OTTAWA — Prime Minister Justin Trudeau will offer the provinces a "significant" increase to the Canada Health Transfer and additional money if they agree to one-on-one deals targeting specific problem areas in the health-care system.
A senior government official with knowledge of the plan said Trudeau will lay out a 10-year offer when he meets with the country's 13 premiers in Ottawa on Tuesday.
The Canadian Press agreed to grant the official anonymity because they were not authorized to speak publicly about the matter.
They said the offer will include a top-up to the annual Canada Health Transfer, which Ottawa sends to the provinces each year with very few strings attached. This year Ottawa transferred $45 billion, which amounts to 22 per cent of what the provinces budgeted for health care.
The premiers want Ottawa to fund 35 per cent, which this year would have required $26 billion more.
Trudeau will offer more money to provinces that make one-on-one deals in specific areas, and with accountability measures attached such as setting targets for improvement and data sharing.
Health Minister Jean-Yves Duclos has previously said the federal government's priority areas include improving access to family doctors, better mental health care, cutting surgical backlogs and a massive improvement to data collection and sharing.
The government's offer will be made public but not until after it's given to the premiers on Tuesday.
Manitoba Premier Heather Stefanson, who is currently the chair of the premiers' group known as the Council of the Federation, said the fact premiers haven't seen any details yet is frustrating.
"If we had it ahead of time we could have had a more fulsome discussion tomorrow," she said. "There's no question about that."
She wouldn't say if the premiers are flexible on the 35 per cent ask, or what concessions or strings they are open to.
"We want to see what the proposal will look like," she said. "We'll go in with an open mind and then we'll go from there."
Trudeau said his government doesn't expect to sign the same deal with every province.
"We recognize that different provinces have different needs and different priorities, and that flexibility is an important part of our responsibility," he said Monday.
After Tuesday's talks, Duclos and the provincial health ministers will meet to keep working out the details. There is no specific deadline but the hope is that a new deal will be in place before the next federal budget, which is generally tabled in the early spring.
The federal official said one of Ottawa's key asks is that the provinces agree to common indicators and the collection and sharing of data, both with other provinces and with Canadians. They said it's needed to better understand the extent of the problems and to be able to measure progress.
Former health minister Jane Philpott, who was in charge of the file in 2017 when the last federal-provincial health talks took place, said Monday that is a critical element of any successful plan.
In 2017, Ottawa signed bilateral deals with each province and territory to flow $11.5 billion over 10 years to improve mental health care and home care. The deals included an agreement that the provinces would annually report some common indicators. While that has happened, the data is often incomplete and assessing progress is difficult.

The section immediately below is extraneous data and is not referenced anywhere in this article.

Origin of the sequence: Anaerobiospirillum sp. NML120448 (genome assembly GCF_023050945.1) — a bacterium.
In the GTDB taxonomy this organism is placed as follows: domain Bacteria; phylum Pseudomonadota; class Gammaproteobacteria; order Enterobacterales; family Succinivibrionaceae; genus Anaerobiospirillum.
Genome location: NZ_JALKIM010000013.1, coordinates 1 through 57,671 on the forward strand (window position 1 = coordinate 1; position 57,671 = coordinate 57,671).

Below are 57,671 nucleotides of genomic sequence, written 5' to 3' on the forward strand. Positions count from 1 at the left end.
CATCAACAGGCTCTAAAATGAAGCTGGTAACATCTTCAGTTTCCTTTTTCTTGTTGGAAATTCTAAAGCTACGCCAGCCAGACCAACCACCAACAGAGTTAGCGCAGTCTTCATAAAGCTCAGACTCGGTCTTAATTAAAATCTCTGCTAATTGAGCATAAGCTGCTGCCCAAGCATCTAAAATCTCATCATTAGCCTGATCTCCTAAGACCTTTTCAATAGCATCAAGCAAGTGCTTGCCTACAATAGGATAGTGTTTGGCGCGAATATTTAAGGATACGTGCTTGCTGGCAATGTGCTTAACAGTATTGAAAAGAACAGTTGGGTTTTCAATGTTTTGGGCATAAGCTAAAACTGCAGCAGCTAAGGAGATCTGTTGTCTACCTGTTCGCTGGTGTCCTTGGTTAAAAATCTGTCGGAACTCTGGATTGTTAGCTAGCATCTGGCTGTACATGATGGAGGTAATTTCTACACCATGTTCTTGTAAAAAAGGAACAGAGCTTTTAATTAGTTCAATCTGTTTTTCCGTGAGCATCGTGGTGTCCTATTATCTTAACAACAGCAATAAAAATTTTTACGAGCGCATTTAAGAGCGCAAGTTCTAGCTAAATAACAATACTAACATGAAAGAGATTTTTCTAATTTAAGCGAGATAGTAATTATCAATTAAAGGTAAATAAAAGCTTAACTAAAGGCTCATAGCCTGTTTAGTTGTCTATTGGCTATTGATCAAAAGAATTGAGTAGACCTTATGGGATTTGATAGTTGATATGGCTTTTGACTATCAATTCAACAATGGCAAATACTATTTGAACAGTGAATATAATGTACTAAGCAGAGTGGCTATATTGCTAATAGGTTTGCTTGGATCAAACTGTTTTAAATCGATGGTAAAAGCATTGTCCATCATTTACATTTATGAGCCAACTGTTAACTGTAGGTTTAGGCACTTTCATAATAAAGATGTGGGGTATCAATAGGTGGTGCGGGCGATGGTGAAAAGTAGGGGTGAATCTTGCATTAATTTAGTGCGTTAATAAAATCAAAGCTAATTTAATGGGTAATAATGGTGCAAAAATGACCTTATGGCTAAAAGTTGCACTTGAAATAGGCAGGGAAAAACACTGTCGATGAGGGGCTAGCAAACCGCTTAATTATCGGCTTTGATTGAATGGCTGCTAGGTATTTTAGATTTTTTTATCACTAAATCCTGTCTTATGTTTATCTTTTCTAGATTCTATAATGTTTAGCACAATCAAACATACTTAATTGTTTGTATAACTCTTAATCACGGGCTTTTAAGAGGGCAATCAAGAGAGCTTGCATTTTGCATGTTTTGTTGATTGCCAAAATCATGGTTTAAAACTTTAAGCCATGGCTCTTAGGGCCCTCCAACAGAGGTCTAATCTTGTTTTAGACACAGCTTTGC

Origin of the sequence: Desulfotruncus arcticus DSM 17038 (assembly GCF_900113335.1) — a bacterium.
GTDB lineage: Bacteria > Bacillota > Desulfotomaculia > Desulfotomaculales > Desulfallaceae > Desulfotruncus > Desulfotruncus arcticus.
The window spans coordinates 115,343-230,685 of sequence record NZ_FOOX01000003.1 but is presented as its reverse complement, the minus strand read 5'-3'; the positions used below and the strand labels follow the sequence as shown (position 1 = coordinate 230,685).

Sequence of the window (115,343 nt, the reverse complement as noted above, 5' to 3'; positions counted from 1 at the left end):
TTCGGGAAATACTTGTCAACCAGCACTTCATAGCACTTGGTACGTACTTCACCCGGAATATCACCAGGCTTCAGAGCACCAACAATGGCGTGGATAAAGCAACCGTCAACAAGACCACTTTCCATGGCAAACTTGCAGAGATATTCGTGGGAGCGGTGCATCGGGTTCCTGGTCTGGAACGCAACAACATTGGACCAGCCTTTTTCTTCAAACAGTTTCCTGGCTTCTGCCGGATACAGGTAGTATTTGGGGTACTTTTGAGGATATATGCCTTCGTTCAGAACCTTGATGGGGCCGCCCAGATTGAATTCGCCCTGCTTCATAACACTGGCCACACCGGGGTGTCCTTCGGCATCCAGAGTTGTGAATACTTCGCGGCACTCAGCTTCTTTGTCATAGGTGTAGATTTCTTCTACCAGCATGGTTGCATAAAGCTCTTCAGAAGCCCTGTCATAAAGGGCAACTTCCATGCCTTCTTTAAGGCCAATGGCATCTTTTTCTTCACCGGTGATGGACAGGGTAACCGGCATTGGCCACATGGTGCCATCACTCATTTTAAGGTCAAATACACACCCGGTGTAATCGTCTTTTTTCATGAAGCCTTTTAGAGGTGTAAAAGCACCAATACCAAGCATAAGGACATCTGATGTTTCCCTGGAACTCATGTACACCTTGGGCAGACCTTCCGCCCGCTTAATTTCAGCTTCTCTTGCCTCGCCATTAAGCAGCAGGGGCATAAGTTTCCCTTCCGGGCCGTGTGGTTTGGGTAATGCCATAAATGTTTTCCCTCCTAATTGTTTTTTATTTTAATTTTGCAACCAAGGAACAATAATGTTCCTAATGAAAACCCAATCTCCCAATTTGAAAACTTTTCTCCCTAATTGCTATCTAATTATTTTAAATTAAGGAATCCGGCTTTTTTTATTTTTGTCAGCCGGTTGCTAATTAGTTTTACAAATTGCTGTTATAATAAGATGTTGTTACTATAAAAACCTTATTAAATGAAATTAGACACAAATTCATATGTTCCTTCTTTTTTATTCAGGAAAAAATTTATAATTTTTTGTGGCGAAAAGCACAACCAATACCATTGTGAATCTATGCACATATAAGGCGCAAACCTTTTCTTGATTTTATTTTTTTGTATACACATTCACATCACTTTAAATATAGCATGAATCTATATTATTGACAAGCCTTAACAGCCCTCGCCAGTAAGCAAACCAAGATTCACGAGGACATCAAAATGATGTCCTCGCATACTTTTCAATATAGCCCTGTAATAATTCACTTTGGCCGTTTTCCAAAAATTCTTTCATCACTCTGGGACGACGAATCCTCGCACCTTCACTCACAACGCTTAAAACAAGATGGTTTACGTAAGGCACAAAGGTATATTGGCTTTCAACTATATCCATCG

"As I look back on that, I would say that the agreements were not as specific as they could have been, and I think that's the lesson to be learned on this round," Philpott said.
"When the federal government puts more money on the table, there needs to be accountability for how that money is spent. I think this time I would advise being much more specific about those expectations and potentially even using legislative tools to be able to ensure that the outcomes will be what they need to be."
She said that could include clawing back money if provinces don't meet their obligations.
Philpott said the lack of information about how the health-care system is performing is a major issue, as is the lack of hard targets for progress.
An estimated six million Canadians don't have access to a family doctor or primary care team, and Philpott said a hard target should be to make sure every Canadian has access within five to seven years.
But to do that we'd need to know a lot more about the doctors we have, where they are, and how many hours they work.
"We don't actually know how many practising family doctors there are in the country, which is a shocking thing," she said.
Health workers’ unions and associations began ringing alarms about the dwindling number of health-care professionals in the early days of the pandemic. Since then, worker burnout has turned a bad situation into a crisis. They say without a long-term plan to shore up their ranks there is little that can be done to improve the state of health care in Canada.
NDP Leader Jagmeet Singh said Monday "any agreement that does not include clear commitments to hire more front-line health care workers would be a failure."
The Conservatives have been hesitant to comment before seeing Trudeau's offer but are concerned about the cost.
“What we've seen over the last eight years is that Justin Trudeau has thrown money at all kinds of different challenges and, in general, things are getting worse,” said Conservative MP Garnett Genuis Monday.
“When we see a proposal from the government we'll review it, we'll see whether the government's actually going to get us out of the failures they’ve caused.”
This report by The Canadian Press was first published Feb. 6, 2023.
Mia Rabson, Laura Osman and Mickey Djuric, The Canadian Press